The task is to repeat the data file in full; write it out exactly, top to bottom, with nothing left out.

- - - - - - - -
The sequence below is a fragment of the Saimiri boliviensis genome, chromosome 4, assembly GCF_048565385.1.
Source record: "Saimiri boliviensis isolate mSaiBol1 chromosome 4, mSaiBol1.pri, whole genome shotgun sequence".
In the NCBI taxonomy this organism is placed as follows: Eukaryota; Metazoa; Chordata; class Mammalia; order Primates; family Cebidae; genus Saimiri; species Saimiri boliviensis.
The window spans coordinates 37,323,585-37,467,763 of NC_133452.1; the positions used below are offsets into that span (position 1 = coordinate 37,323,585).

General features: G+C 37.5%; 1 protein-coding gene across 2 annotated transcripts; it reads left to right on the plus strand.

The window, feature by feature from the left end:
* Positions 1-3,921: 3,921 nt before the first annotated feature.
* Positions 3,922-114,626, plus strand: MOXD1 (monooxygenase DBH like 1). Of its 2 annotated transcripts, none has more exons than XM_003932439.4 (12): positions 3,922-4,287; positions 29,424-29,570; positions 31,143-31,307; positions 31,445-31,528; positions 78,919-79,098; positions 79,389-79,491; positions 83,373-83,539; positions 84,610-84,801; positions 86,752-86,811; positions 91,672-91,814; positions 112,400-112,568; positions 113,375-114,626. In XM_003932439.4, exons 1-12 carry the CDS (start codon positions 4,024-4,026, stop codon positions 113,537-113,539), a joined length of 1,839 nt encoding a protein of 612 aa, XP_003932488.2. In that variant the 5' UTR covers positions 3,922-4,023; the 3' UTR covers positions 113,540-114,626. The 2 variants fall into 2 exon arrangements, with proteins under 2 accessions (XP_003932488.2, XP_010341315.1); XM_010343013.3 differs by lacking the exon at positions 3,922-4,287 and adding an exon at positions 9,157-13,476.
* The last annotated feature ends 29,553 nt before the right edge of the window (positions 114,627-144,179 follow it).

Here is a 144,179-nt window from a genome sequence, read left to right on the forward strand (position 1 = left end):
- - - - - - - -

The sequence below is a fragment of the Saimiri boliviensis genome, chromosome 4, assembly GCF_048565385.1.
Source record: "Saimiri boliviensis isolate mSaiBol1 chromosome 4, mSaiBol1.pri, whole genome shotgun sequence".
In the NCBI taxonomy this organism is placed as follows: Eukaryota; Metazoa; Chordata; class Mammalia; order Primates; family Cebidae; genus Saimiri; species Saimiri boliviensis.
The window spans coordinates 37,323,585-37,467,763 of NC_133452.1; the positions used below are offsets into that span (position 1 = coordinate 37,323,585).

General features: G+C 37.5%; 1 protein-coding gene across 2 annotated transcripts; it reads left to right on the plus strand.

The window, feature by feature from the left end:
* Positions 1-3,921: 3,921 nt before the first annotated feature.
* Positions 3,922-114,626, plus strand: MOXD1 (monooxygenase DBH like 1). Of its 2 annotated transcripts, none has more exons than XM_003932439.4 (12): positions 3,922-4,287; positions 29,424-29,570; positions 31,143-31,307; positions 31,445-31,528; positions 78,919-79,098; positions 79,389-79,491; positions 83,373-83,539; positions 84,610-84,801; positions 86,752-86,811; positions 91,672-91,814; positions 112,400-112,568; positions 113,375-114,626. In XM_003932439.4, exons 1-12 carry the CDS (start codon positions 4,024-4,026, stop codon positions 113,537-113,539), a joined length of 1,839 nt encoding a protein of 612 aa, XP_003932488.2. In that variant the 5' UTR covers positions 3,922-4,023; the 3' UTR covers positions 113,540-114,626. The 2 variants fall into 2 exon arrangements, with proteins under 2 accessions (XP_003932488.2, XP_010341315.1); XM_010343013.3 differs by lacking the exon at positions 3,922-4,287 and adding an exon at positions 9,157-13,476.
* The last annotated feature ends 29,553 nt before the right edge of the window (positions 114,627-144,179 follow it).

Here is a 144,179-nt window from a genome sequence, read left to right on the forward strand (position 1 = left end):